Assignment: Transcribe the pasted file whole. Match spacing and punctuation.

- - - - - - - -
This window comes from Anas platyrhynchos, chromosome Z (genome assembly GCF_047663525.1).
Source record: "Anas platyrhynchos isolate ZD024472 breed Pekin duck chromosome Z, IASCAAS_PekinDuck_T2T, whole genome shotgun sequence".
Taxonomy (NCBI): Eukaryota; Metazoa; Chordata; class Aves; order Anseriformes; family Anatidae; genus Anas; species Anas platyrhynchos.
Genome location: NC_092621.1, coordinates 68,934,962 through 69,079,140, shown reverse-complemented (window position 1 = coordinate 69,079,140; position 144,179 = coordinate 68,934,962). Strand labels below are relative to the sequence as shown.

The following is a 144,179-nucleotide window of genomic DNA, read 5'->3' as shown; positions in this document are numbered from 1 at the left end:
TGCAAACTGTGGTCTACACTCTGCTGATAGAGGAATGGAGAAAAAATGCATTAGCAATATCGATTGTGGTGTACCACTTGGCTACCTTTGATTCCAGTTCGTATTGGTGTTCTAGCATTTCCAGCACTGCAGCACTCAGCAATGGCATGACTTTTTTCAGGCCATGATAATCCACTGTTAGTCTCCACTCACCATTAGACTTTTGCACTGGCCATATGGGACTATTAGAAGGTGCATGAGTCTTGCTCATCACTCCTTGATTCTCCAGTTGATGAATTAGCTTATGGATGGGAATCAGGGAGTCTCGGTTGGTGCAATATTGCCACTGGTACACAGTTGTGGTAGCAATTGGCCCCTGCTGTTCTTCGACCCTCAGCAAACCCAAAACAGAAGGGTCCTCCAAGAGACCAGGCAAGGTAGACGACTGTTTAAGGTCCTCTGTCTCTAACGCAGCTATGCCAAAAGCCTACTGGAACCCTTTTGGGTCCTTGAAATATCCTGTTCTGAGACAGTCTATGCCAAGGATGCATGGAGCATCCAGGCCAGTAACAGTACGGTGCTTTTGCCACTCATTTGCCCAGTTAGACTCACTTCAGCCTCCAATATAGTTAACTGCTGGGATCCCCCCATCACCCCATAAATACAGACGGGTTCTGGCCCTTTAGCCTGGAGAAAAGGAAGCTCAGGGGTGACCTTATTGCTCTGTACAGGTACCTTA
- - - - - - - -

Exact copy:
This window comes from Anas platyrhynchos, chromosome Z (genome assembly GCF_047663525.1).
Source record: "Anas platyrhynchos isolate ZD024472 breed Pekin duck chromosome Z, IASCAAS_PekinDuck_T2T, whole genome shotgun sequence".
Taxonomy (NCBI): Eukaryota; Metazoa; Chordata; class Aves; order Anseriformes; family Anatidae; genus Anas; species Anas platyrhynchos.
Genome location: NC_092621.1, coordinates 68,934,962 through 69,079,140, shown reverse-complemented (window position 1 = coordinate 69,079,140; position 144,179 = coordinate 68,934,962). Strand labels below are relative to the sequence as shown.

The following is a 144,179-nucleotide window of genomic DNA, read 5'->3' as shown; positions in this document are numbered from 1 at the left end:
TGCAAACTGTGGTCTACACTCTGCTGATAGAGGAATGGAGAAAAAATGCATTAGCAATATCGATTGTGGTGTACCACTTGGCTACCTTTGATTCCAGTTCGTATTGGTGTTCTAGCATTTCCAGCACTGCAGCACTCAGCAATGGCATGACTTTTTTCAGGCCATGATAATCCACTGTTAGTCTCCACTCACCATTAGACTTTTGCACTGGCCATATGGGACTATTAGAAGGTGCATGAGTCTTGCTCATCACTCCTTGATTCTCCAGTTGATGAATTAGCTTATGGATGGGAATCAGGGAGTCTCGGTTGGTGCAATATTGCCACTGGTACACAGTTGTGGTAGCAATTGGCCCCTGCTGTTCTTCGACCCTCAGCAAACCCAAAACAGAAGGGTCCTCCAAGAGACCAGGCAAGGTAGACGACTGTTTAAGGTCCTCTGTCTCTAACGCAGCTATGCCAAAAGCCTACTGGAACCCTTTTGGGTCCTTGAAATATCCTGTTCTGAGACAGTCTATGCCAAGGATGCATGGAGCATCCAGGCCAGTAACAGTACGGTGCTTTTGCCACTCATTTGCCCAGTTAGACTCACTTCAGCCTCCAATATAGTTAACTGCTGGGATCCCCCCATCACCCCATAAATACAGACGGGTTCTGGCCCTTTAGCCTGGAGAAAAGGAAGCTCAGGGGTGACCTTATTGCTCTGTACAGGTACCTTA